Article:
2. For the period 2017 to 2022, the International Energy Agency expects a further reduction in global average energy-generation costs due to technological advancements. More specifically, the Agency expects costs for utility-scale solar PV to fall by 25%, while a 15% reduction in costs is expected for onshore wind. The corresponding figure for offshore wind is 33%.

Furthermore, many countries are abandoning government-set tariffs in favor of competitive auctions based on long-term purchase agreements. The dynamics of auction prices indicate a steep reduction in the costs of solar, onshore wind, and offshore wind.

The intermittency of clean energy opens up new business opportunities for traditional players in the sector. The development of smart grids and energy-storage solutions, and the disintermediation of traditional grids made possible by home-installed energy-storage batteries have resulted in the redesigning of utility companies’ strategies. Utilities are becoming less asset intensive and more service intensive, and they have started expanding in downstream businesses, like the charging and renting of electric vehicles.

An understanding of these changes is key to an infrastructure investor wishing to avoid the trap of investing in stranded assets. The second sector with strong environmental implications is water and sanitation. Global warming and climate change are now recognized realities, and their effects in this regard are clearly visible. The McKinsey Institute estimates that from 2013 to 2030, infrastructure spending to cover the current gap will total about 57 trillion USD worldwide. Of this figure, 11.6 trillion USD is represented by water and sanitation facilities. This gap is particularly relevant in developing countries. The percentage of the population in sub-Saharan Africa with access to clean water is less than 30%, while it is slightly less than 40% in South Asia.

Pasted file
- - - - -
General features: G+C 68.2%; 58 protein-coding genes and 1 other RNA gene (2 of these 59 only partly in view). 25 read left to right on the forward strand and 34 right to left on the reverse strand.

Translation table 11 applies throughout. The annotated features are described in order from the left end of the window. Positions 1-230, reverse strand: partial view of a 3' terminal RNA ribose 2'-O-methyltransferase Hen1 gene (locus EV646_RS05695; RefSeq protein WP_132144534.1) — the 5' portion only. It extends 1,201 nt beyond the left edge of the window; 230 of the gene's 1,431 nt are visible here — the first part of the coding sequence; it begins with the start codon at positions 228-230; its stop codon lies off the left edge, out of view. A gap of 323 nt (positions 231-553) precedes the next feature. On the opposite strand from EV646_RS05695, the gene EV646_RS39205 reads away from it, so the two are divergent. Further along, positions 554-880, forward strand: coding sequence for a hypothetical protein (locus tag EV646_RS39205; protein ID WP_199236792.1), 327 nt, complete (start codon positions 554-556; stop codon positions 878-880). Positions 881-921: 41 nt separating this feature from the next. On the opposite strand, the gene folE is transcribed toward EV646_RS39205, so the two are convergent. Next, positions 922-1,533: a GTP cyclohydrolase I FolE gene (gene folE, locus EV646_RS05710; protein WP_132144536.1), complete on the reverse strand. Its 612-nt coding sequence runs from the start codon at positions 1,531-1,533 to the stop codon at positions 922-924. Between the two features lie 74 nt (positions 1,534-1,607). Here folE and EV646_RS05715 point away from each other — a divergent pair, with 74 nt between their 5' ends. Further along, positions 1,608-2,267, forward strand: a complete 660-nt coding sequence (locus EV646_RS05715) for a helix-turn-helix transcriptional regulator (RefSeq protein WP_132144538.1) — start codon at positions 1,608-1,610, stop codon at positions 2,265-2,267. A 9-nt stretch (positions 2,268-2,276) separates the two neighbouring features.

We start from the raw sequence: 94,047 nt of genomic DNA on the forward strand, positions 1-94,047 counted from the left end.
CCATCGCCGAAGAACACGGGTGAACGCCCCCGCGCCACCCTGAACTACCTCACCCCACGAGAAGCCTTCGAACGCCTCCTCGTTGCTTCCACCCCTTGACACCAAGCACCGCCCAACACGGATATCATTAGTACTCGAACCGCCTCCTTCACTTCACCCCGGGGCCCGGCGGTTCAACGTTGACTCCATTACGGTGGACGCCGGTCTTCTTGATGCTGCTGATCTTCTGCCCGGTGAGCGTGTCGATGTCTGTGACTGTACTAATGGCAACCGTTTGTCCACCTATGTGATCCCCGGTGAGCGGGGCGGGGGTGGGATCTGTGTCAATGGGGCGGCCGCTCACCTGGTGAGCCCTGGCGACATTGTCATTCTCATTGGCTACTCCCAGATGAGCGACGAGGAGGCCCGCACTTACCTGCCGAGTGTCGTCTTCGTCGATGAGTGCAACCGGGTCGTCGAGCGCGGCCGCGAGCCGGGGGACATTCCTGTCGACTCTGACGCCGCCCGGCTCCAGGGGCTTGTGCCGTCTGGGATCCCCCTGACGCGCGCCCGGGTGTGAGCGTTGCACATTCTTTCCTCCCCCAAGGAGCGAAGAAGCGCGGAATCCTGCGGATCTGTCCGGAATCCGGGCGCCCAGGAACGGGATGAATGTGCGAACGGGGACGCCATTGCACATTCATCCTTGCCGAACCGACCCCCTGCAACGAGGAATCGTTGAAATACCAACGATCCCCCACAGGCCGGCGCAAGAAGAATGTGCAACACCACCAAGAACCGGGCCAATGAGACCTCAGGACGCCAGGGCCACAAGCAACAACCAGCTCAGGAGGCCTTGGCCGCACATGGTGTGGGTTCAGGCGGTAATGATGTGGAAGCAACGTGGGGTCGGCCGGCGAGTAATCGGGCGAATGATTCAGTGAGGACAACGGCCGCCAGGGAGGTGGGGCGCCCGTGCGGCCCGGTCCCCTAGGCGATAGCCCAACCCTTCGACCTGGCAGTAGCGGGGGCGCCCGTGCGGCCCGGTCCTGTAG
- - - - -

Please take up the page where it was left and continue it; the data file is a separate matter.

The OECD estimates that 4 billion people will live in areas seriously affected by water-supply shortages by 2050. This implies a need for sustainable water projects, as well as water-sanitation, sewage-treatment, and desalinization plants.


Today, 54% of the global population lives in urban areas. The United Nations estimates that this percentage will grow to 60% by 2030. In China alone, over 600 million people are expected to move from the countryside to mega-cities in the next ten years. In Africa, the population is expected to double from 1 billion to 2 billion people by 2050. By 2030, with the exception of Cairo, Mexico City and Lagos, the 10 largest cities in the world in terms of population will be located in Asia.

The consequences of progressive urbanization are hard to capture but this trend has important implications for the infrastructure sector. Cities will re-design themselves, and they will become more efficient, affordable, and ecologically friendly, thereby helping reduce the impact of climate change. All of these effects are determined by economic rather than political factors. They are simply indispensable for ensuring that the population can live in a safe environment.

The fight against climate change will lead to the emergence of green cities with houses connected to smart utilities with efficient networks. Such cities will be highly dependent on renewable energy to power electric vehicles. New consumption styles will pave the way for companies providing transport as a service (TaaS).

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About the author:

Stefano Gatti is the Antin Infrastructure Partners Chair Professor of Infrastructure Finance and Professor of Practice in Finance. He is the Director of the Full Time MBA and former Director of the International Teachers’ Programme at SDA Bocconi School of Management. His main area of research is corporate finance and investment banking. He has published in these areas including publications in the Journal of Money, credit and banking, Financial Management, the Journal of Applied Corporate Finance and the European Journal of Operational Research. Professor Gatti has published a variety of texts on banking and finance areas and has acted as a consultant to several financial and non-financial institutions and for the Italian Ministry of the Economy, the Financial Stability Board, The InterAmerican Development Bank, the Asian Development Bank and the OECD/Group of G20. He is financial advisor of the Pension Fund of Health care professions, member of the compliance risk committee of Deutsche Bank and member of the Board of Directors and board of auditors of Italian industrial and financial corporations.